Character inconsistency is the biggest issue I have to work on right now with revision. I just tend to mix up my characters even under the best of intentions, especially if I haven't visited their world in a while between drafts/installments/episodes/chapters.

Thanks for sharing!

the writing pad said...

As a reader I've certainly welcomed the reassurance, even in works by writers whom I trust, of another character picking up on an apparent inconsistency. It avoids all that why? ... but why?? anxt :-)
Great post again. Thanks
All best
Karla

Murees Dupé said...

I have noticed a few inconsistencies like that in books that I have read and it was rather annoying. Great post.

mooderino said...

Thanks for all the comments, always nice to know my posts are being read. Cheers,
mood

GigglesandGuns said...

I call those hints my "what the heck..." lines because that's what my critique person says or writes in those spots.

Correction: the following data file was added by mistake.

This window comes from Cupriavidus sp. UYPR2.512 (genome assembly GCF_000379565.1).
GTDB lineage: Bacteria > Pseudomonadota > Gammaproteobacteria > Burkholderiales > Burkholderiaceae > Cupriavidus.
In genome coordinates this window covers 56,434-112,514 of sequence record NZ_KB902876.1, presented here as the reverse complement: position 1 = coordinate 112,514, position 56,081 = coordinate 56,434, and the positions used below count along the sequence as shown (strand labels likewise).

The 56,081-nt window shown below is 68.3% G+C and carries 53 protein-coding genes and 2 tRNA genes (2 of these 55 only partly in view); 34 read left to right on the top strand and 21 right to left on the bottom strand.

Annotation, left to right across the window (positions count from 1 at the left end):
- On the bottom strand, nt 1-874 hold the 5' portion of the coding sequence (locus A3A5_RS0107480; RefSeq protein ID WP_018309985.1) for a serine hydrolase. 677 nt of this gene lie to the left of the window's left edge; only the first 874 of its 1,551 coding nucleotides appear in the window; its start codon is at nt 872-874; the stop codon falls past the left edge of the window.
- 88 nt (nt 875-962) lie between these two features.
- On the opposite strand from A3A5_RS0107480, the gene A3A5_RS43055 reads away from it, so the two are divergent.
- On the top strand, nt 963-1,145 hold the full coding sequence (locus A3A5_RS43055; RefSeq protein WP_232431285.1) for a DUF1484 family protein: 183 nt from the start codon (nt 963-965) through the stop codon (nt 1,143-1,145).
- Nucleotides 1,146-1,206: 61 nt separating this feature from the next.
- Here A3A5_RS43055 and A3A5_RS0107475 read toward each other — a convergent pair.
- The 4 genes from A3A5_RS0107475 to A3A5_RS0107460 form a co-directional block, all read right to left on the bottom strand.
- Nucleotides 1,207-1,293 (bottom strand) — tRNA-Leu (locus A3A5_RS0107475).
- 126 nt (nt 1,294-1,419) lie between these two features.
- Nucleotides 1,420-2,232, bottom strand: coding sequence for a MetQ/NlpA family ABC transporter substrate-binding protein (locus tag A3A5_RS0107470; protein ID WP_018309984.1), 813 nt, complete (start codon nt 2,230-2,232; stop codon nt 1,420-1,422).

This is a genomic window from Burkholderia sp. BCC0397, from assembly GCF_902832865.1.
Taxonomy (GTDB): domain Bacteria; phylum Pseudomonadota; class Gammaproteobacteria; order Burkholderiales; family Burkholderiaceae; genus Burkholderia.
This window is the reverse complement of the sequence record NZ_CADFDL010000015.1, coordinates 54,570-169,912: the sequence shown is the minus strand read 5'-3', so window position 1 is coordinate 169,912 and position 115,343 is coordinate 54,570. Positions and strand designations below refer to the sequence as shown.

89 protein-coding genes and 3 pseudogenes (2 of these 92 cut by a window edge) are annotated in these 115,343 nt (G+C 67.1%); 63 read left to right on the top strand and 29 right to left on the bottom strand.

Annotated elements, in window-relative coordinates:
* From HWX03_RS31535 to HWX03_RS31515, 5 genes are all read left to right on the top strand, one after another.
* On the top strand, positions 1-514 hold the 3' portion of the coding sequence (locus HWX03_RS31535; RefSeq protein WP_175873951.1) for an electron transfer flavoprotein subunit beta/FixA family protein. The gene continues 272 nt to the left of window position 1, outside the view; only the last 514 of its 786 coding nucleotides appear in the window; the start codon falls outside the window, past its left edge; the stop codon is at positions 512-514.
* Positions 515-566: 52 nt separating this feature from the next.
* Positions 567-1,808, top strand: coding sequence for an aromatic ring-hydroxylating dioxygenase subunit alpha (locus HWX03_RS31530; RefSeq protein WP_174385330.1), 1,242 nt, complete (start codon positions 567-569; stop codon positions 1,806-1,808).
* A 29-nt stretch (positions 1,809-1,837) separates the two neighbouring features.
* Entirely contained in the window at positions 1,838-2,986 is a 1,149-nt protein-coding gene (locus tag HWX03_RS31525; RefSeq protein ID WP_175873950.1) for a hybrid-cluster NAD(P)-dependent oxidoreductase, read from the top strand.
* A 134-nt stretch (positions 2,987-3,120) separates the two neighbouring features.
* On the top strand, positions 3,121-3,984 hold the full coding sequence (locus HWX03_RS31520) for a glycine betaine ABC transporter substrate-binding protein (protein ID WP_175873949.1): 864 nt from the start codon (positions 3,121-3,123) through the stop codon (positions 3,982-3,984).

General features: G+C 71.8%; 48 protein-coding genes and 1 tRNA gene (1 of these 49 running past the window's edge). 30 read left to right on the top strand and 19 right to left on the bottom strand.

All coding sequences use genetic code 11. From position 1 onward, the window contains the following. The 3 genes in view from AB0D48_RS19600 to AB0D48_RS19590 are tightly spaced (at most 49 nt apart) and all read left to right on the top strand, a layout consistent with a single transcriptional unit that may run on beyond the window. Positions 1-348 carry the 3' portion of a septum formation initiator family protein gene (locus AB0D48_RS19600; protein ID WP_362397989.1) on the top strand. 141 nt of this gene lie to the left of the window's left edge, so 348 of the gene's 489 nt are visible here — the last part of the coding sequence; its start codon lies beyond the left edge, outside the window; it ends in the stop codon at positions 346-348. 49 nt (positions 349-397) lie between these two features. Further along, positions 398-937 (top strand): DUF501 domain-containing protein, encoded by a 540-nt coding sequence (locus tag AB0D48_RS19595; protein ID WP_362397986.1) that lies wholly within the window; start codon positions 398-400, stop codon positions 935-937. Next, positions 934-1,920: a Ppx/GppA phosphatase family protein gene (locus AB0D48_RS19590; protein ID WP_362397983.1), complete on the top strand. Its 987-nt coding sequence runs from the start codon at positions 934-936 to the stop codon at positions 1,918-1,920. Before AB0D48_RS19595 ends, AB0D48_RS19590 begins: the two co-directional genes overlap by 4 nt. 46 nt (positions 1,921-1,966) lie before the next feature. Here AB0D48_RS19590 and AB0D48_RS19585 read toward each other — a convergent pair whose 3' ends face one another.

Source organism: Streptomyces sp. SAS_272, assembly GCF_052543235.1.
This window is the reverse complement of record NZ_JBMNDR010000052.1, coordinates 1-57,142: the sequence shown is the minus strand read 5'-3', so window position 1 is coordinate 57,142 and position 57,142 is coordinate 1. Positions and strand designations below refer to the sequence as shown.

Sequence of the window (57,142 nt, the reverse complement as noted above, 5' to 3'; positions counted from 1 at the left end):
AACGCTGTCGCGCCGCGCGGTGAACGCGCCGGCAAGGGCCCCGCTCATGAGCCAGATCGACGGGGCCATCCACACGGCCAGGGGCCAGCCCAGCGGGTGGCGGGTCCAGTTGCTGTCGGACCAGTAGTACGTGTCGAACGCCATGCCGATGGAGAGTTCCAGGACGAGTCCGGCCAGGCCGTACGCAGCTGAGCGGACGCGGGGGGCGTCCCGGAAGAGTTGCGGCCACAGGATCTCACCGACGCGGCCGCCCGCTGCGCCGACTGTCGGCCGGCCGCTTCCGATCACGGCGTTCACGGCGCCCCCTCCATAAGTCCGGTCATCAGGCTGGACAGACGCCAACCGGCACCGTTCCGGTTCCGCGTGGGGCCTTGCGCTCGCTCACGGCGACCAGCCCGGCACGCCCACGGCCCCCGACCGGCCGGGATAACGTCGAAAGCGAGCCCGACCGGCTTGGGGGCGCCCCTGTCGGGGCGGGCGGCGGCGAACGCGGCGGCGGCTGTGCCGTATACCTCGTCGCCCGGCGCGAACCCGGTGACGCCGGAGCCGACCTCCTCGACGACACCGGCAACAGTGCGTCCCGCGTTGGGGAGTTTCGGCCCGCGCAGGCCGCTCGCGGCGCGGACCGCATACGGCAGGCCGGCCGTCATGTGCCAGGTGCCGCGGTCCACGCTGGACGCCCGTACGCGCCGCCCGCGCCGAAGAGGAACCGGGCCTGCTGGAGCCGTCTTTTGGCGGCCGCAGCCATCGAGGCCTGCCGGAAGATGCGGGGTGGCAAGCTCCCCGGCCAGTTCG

Madeleine said...

I've read some great books where a character reacts out of character in order to create another conflict and that can be annoying/frustrating because the story is otherwise excellent. :O)

Talei said...

I like the rule, that you only write something into scene if it progresses your story. Otherwise, what's the point? ;-) Not sure I stick with it but it makes sense to me.

Nice post, thanks for the tips!

NK said...

I was wondering, are you referring to the protagonist acting out of character? It seems that if, in your fiction, you have a lot of internal dialogue from the protagonist that you could get away with other characters acting out of character as long as the protagonist notes it. Then the reader would understand that this was meant to happen and that the explanation will be forth coming.